Discussion Top


Incidence of extranodal lymphomas has been increasing since the past two decades [3] and due to their varied presentations the misdiagnosis rate is very high. [4] The presence of extranodal disease also has prognostic implications. Whenever there is secondary involvement of extranodal sites (excluding the spleen) distant from primary nodal disease, the disease is considered to be Stage III or IV. In patients who present with primary extranodal disease, the disease will be categorized as Stage I or II. Thus, it is important to determine whether extranodal involvement represents a primary manifestation or dissemination of systemic disease as the prognosis is much less favorable in systemic disease. [2] Our cases posed as infective in etiology and after workup turned out to be extranodal lymphoma with a poor prognosis.

Non-Hodgkin's lymphoma is one of the possible cancers in the head and neck region, and among extranodal non-Hodgkin's lymphomas, this is the second most common site after gastrointestinal tract. [5] In the head and neck, Waldeyer's ring is the most common site of origin and may be accompanied by cervical node involvement. Nose, paranasal sinus, orbits and salivary gland are other possible organs affected in decreasing order of frequency, with rare spread to the regional lymph nodes. [6]

There are no characteristic clinical features of lymphomas of the oral region, and they depend on the site of the swelling, the lymph node involvement and/or the presence of metastasis. The most common beginning symptoms are local mass, pain or discomfort, dysphagia or sensation of a foreign body in the throat, in the case of tonsillar non-Hodgkin's lymphoma.

A correct and early diagnosis is important to begin therapy on time.

The oral non-Hodgkin's lymphoma may mimic more common benign oral and dental pathologic conditions. [7] Thus, it may be misdiagnosed. Awareness of this clinical entity in the oral region is important to distinguish it from infective and more common carcinomas.

Our case report shows that cheek lympoma can simulate abscess and change the treatment to mere incision and drainage rather than chemotherapy. This was a diffuse large B-cell lymphoma which is the most common type of primary oral and paraoral non-Hodgkin's lymphoma. [8]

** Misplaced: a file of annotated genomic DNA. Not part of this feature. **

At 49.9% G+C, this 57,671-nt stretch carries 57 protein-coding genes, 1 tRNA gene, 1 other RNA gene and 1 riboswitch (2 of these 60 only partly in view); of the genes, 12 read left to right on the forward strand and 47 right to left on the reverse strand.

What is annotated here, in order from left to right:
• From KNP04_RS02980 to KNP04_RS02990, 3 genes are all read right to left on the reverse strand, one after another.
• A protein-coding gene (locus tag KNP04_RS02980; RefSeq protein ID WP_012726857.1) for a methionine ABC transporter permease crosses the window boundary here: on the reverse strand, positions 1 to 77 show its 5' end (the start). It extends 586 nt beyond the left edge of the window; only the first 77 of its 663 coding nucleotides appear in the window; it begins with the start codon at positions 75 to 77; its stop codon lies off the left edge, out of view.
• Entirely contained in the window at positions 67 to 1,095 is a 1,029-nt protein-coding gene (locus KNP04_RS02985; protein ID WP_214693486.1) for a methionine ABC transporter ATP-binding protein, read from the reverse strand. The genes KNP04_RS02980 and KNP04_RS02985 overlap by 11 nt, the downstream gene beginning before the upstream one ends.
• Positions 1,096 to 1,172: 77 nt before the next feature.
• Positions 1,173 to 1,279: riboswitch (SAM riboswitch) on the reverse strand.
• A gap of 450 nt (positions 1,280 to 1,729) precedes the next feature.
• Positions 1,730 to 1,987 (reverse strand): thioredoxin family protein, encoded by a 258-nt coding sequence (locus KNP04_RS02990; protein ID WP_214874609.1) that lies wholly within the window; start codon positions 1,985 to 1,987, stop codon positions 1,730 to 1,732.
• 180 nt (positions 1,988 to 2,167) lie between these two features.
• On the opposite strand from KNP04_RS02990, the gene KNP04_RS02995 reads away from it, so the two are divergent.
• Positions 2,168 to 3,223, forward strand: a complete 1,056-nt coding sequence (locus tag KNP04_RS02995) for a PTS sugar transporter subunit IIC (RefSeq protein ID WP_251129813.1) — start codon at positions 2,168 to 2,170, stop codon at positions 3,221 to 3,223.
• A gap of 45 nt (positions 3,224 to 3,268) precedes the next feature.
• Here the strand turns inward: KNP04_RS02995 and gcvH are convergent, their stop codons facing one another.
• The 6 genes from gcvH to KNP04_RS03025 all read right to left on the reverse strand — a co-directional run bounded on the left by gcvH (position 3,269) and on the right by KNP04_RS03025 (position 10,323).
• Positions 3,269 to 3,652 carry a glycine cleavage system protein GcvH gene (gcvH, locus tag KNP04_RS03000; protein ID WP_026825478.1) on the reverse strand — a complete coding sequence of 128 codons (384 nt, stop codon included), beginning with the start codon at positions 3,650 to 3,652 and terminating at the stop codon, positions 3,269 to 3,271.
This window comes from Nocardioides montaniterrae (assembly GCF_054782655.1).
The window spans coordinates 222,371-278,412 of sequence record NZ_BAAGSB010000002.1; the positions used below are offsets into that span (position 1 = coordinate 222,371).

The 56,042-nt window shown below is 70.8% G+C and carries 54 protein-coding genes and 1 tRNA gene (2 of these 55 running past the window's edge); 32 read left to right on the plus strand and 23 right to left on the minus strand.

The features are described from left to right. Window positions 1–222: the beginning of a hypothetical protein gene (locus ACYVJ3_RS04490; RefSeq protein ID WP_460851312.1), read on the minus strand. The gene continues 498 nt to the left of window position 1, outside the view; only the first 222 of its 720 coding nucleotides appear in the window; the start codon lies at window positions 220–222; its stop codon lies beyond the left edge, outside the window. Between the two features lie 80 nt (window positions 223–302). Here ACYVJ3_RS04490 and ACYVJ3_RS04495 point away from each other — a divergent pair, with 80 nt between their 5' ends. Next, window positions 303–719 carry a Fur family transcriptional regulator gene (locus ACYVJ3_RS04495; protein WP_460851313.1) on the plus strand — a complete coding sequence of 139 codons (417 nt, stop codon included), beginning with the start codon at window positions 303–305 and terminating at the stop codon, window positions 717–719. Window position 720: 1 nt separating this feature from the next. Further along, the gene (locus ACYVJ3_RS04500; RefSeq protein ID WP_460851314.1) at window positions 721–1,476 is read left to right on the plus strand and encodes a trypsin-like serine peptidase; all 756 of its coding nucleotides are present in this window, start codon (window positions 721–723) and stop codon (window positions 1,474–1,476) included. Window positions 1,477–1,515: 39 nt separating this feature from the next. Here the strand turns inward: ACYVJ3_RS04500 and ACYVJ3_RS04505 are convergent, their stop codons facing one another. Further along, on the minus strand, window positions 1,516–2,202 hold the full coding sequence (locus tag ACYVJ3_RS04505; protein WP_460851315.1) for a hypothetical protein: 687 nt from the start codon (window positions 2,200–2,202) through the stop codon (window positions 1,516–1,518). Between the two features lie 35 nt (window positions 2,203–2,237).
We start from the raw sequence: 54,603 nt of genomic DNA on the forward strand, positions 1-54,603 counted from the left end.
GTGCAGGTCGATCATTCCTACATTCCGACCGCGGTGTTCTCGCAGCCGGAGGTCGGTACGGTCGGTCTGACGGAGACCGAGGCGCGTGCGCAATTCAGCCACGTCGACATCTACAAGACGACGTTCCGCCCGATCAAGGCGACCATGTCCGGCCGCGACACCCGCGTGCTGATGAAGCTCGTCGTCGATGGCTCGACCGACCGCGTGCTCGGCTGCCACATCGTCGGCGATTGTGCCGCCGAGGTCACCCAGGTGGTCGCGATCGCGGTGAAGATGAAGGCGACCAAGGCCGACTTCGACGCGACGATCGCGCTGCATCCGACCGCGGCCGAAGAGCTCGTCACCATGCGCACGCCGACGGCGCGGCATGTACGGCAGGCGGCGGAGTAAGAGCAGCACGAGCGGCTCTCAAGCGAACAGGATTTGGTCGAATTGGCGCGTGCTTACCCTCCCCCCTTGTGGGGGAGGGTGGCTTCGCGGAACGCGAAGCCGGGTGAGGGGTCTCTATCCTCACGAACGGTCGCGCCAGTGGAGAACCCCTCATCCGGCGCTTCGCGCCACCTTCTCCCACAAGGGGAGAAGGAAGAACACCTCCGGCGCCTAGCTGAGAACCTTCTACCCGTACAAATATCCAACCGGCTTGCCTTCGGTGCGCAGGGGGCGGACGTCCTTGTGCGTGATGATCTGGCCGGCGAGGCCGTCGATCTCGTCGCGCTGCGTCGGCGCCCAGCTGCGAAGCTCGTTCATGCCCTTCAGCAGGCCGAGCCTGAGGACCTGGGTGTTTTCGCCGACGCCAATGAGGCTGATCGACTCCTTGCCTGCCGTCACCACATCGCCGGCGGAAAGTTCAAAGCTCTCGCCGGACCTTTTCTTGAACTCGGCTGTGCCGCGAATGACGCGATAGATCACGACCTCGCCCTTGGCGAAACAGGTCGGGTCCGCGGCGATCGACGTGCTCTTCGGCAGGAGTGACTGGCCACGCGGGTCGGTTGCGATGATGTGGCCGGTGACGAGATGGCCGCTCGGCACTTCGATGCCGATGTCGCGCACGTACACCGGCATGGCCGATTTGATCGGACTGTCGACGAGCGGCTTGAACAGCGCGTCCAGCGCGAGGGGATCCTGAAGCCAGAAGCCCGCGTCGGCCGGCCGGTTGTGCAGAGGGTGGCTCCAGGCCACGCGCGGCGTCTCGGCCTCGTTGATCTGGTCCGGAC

Hodgkin's disease usually presents in supradiaphragmatic lymph nodes, with cervical, anterior mediastinal and axillary nodes occurring in decreasing frequency. [9] Many cases of malignant non-Hodgkin's lymphoma presenting as a solitary chest wall mass have been reported but, chest wall abscess is a rare presentation of extranodal Hodgkin's lymphoma with only a few reports. [10] Hodgkin's lymphoma of the chest wall may be due to direct invasion from localized disease or primary chest wall lymphoma.

Our case report shows that clinical presentation of lymphoma may resemble cold abscess, suggesting treatment with antitubercular drugs.


  Conclusion Top


Both cases reported were thought to be of infective etiology, which were however, diagnosed as lymphoma on FNA and led to a different management plan. Thus, an accurate clinical examination assisted by FNA is fundamental steps to decide a proper therapeutic protocol.

Declaration of patient consent

The authors certify that they have obtained all appropriate patient consent forms. In the form the patient(s) has/have given his/her/their consent for his/her/their images and other clinical information to be reported in the journal. The patients understand that their names and initials will not be published and due efforts will be made to conceal their identity, but anonymity cannot be guaranteed.

 
  References Top

1.
Maheshwari GK, Baboo HA, Gopal U, Wadhwa MK. Primary extra-nodal non-Hodgkin's lymphoma of the cheek. J Postgrad Med 2000;46:211-2.  Back to cited text no. 1
[PUBMED]  Medknow Journal  
2.
Guermazi A, Brice P, de Kerviler EE, Fermé C, Hennequin C, Meignin V, et al. Extranodal Hodgkin disease: Spectrum of disease. Radiographics 2001;21:161-79.  Back to cited text no. 2
    
3.
Gurney KA, Cartwright RA. Increasing incidence and descriptive epidemiology of extranodal non-Hodgkin lymphoma in parts of England and Wales. Hematol J 2002;3:95-104.  Back to cited text no. 3
    
4.
Cen X, Ma M, Guo H, Wu S, Wang Y, Qiu Z, et al. Primary extranodal lymphomas: Analyses of clinical characteristics and misdiagnoses of 139 cases. Beijing Da Xue Xue Bao 2003;35:143-5.  Back to cited text no. 4
    
5.
Wang CC. Primary malignant lymphoma of the oral cavity and paranasal sinuses. Radiology 1971;100:151-3.  Back to cited text no. 5
    
6.
Bloomfield CD, Gajl-Peczalska KJ, Frizzera G, Kersey JH, Goldman AI. Clinical utility of lymphocyte surface markers combined with the Lukes-Collins histologic classification in adult lymphoma. N Engl J Med 1979;301:512-8.  Back to cited text no. 6
    
7.
Royer B, Cazals-Hatem D, Sibilia J, Agbalika F, Cayuela JM, Soussi T, et al. Lymphomas in patients with Sjogren's syndrome are marginal zone B-cell neoplasms, arise in diverse extranodal and nodal sites, and are not associated with viruses. Blood 1997;90:766-75.  Back to cited text no. 7
    
8.
Epstein JB, Epstein JD, Le ND, Gorsky M. Characteristics of oral and paraoral malignant lymphoma: A population-based review of 361 cases. Oral Surg Oral Med Oral Pathol Oral Radiol Endod 2001;92:519-25.  Back to cited text no. 8
    
9.
Hellman S, Devita V. Cancer Principle of Oncology. 6 th ed. Philadelphia: Lippincott Williams and Wilkins; 2001.  Back to cited text no. 9
    
10.
Khalbuss WE, Grigorian S, Mignone J, D'Agostino HJ. Chest wall abscess: An unusual presentation of Hodgkin's lymphoma. Diagn Cytopathol 2005;33:33-5.  Back to cited text no. 10